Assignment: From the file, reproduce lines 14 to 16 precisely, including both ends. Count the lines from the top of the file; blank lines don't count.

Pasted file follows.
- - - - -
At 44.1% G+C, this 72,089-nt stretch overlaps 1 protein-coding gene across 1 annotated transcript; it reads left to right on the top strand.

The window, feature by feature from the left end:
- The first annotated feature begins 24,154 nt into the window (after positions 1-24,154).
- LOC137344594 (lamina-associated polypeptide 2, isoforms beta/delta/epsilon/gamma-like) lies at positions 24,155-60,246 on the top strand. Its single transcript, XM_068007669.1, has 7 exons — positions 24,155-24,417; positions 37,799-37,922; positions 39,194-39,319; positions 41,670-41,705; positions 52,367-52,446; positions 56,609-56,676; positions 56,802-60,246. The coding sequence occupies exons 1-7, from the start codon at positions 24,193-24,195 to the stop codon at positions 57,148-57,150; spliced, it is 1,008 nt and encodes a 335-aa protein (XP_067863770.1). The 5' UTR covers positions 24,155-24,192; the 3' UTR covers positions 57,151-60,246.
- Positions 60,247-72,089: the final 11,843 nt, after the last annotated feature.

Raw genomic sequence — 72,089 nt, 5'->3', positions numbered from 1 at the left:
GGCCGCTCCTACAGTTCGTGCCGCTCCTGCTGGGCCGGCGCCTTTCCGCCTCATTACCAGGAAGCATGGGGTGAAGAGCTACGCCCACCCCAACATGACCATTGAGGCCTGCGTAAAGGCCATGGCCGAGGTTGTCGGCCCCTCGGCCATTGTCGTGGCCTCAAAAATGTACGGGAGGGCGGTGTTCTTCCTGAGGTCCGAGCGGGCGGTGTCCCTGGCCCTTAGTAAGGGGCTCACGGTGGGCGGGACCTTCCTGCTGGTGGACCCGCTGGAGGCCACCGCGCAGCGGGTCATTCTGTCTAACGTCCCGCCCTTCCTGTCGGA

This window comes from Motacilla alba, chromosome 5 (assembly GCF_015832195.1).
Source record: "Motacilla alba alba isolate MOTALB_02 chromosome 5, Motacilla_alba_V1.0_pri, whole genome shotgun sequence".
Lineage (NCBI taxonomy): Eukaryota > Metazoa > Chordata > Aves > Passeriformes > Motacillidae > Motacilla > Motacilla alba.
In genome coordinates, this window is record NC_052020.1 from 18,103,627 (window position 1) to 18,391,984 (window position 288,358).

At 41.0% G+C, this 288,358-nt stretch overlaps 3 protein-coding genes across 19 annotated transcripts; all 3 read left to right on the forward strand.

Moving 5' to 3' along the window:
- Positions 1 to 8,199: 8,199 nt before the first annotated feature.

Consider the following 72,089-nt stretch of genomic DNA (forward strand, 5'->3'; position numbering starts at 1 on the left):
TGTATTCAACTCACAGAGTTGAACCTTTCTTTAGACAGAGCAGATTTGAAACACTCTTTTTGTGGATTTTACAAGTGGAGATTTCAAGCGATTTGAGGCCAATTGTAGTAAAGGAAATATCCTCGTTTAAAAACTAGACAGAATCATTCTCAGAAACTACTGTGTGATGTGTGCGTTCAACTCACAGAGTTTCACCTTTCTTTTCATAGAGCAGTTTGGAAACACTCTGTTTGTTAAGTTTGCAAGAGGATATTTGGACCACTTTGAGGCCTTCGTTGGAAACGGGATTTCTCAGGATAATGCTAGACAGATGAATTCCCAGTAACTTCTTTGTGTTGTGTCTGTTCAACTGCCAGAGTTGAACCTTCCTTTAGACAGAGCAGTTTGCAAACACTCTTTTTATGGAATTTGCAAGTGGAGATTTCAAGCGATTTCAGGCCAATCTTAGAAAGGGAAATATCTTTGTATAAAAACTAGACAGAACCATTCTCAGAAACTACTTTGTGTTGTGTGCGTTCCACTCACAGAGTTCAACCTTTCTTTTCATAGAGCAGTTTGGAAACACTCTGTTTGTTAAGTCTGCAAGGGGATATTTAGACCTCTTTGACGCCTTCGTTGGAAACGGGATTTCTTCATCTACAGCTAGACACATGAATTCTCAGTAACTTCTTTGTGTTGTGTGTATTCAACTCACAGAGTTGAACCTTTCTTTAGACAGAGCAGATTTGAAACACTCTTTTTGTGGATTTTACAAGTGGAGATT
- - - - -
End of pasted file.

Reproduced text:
- Positions 1 to 8,199: 8,199 nt before the first annotated feature.

Consider the following 72,089-nt stretch of genomic DNA (forward strand, 5'->3'; position numbering starts at 1 on the left):
TGTATTCAACTCACAGAGTTGAACCTTTCTTTAGACAGAGCAGATTTGAAACACTCTTTTTGTGGATTTTACAAGTGGAGATTTCAAGCGATTTGAGGCCAATTGTAGTAAAGGAAATATCCTCGTTTAAAAACTAGACAGAATCATTCTCAGAAACTACTGTGTGATGTGTGCGTTCAACTCACAGAGTTTCACCTTTCTTTTCATAGAGCAGTTTGGAAACACTCTGTTTGTTAAGTTTGCAAGAGGATATTTGGACCACTTTGAGGCCTTCGTTGGAAACGGGATTTCTCAGGATAATGCTAGACAGATGAATTCCCAGTAACTTCTTTGTGTTGTGTCTGTTCAACTGCCAGAGTTGAACCTTCCTTTAGACAGAGCAGTTTGCAAACACTCTTTTTATGGAATTTGCAAGTGGAGATTTCAAGCGATTTCAGGCCAATCTTAGAAAGGGAAATATCTTTGTATAAAAACTAGACAGAACCATTCTCAGAAACTACTTTGTGTTGTGTGCGTTCCACTCACAGAGTTCAACCTTTCTTTTCATAGAGCAGTTTGGAAACACTCTGTTTGTTAAGTCTGCAAGGGGATATTTAGACCTCTTTGACGCCTTCGTTGGAAACGGGATTTCTTCATCTACAGCTAGACACATGAATTCTCAGTAACTTCTTTGTGTTGTGTGTATTCAACTCACAGAGTTGAACCTTTCTTTAGACAGAGCAGATTTGAAACACTCTTTTTGTGGATTTTACAAGTGGAGATT